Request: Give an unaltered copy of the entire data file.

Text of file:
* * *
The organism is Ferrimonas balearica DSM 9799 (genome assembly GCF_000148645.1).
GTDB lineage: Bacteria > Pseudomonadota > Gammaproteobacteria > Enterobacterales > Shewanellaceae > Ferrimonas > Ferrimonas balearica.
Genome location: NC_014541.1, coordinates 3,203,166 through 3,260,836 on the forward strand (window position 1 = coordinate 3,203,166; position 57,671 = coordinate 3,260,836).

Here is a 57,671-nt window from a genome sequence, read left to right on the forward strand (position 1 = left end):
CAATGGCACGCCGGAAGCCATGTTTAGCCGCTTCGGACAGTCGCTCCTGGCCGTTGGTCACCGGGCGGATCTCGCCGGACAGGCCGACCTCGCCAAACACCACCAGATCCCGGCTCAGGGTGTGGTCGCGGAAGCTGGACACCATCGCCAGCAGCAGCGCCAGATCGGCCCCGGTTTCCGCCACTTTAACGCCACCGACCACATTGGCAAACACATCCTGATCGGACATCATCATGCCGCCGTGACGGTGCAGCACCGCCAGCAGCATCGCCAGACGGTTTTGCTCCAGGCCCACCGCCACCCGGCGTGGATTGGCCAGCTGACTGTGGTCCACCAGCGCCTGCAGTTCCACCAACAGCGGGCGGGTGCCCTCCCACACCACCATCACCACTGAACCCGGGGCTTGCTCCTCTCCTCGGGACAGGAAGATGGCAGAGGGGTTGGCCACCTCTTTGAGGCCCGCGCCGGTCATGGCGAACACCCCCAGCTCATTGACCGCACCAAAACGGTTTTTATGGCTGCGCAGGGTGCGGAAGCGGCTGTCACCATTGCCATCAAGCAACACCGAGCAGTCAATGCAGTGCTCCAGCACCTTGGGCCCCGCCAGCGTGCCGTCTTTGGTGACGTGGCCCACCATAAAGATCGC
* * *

The organism is Ferrimonas balearica DSM 9799 (genome assembly GCF_000148645.1).
GTDB lineage: Bacteria > Pseudomonadota > Gammaproteobacteria > Enterobacterales > Shewanellaceae > Ferrimonas > Ferrimonas balearica.
Genome location: NC_014541.1, coordinates 3,203,166 through 3,260,836 on the forward strand (window position 1 = coordinate 3,203,166; position 57,671 = coordinate 3,260,836).

Here is a 57,671-nt window from a genome sequence, read left to right on the forward strand (position 1 = left end):
CAATGGCACGCCGGAAGCCATGTTTAGCCGCTTCGGACAGTCGCTCCTGGCCGTTGGTCACCGGGCGGATCTCGCCGGACAGGCCGACCTCGCCAAACACCACCAGATCCCGGCTCAGGGTGTGGTCGCGGAAGCTGGACACCATCGCCAGCAGCAGCGCCAGATCGGCCCCGGTTTCCGCCACTTTAACGCCACCGACCACATTGGCAAACACATCCTGATCGGACATCATCATGCCGCCGTGACGGTGCAGCACCGCCAGCAGCATCGCCAGACGGTTTTGCTCCAGGCCCACCGCCACCCGGCGTGGATTGGCCAGCTGACTGTGGTCCACCAGCGCCTGCAGTTCCACCAACAGCGGGCGGGTGCCCTCCCACACCACCATCACCACTGAACCCGGGGCTTGCTCCTCTCCTCGGGACAGGAAGATGGCAGAGGGGTTGGCCACCTCTTTGAGGCCCGCGCCGGTCATGGCGAACACCCCCAGCTCATTGACCGCACCAAAACGGTTTTTATGGCTGCGCAGGGTGCGGAAGCGGCTGTCACCATTGCCATCAAGCAACACCGAGCAGTCAATGCAGTGCTCCAGCACCTTGGGCCCCGCCAGCGTGCCGTCTTTGGTGACGTGGCCCACCATAAAGATCGC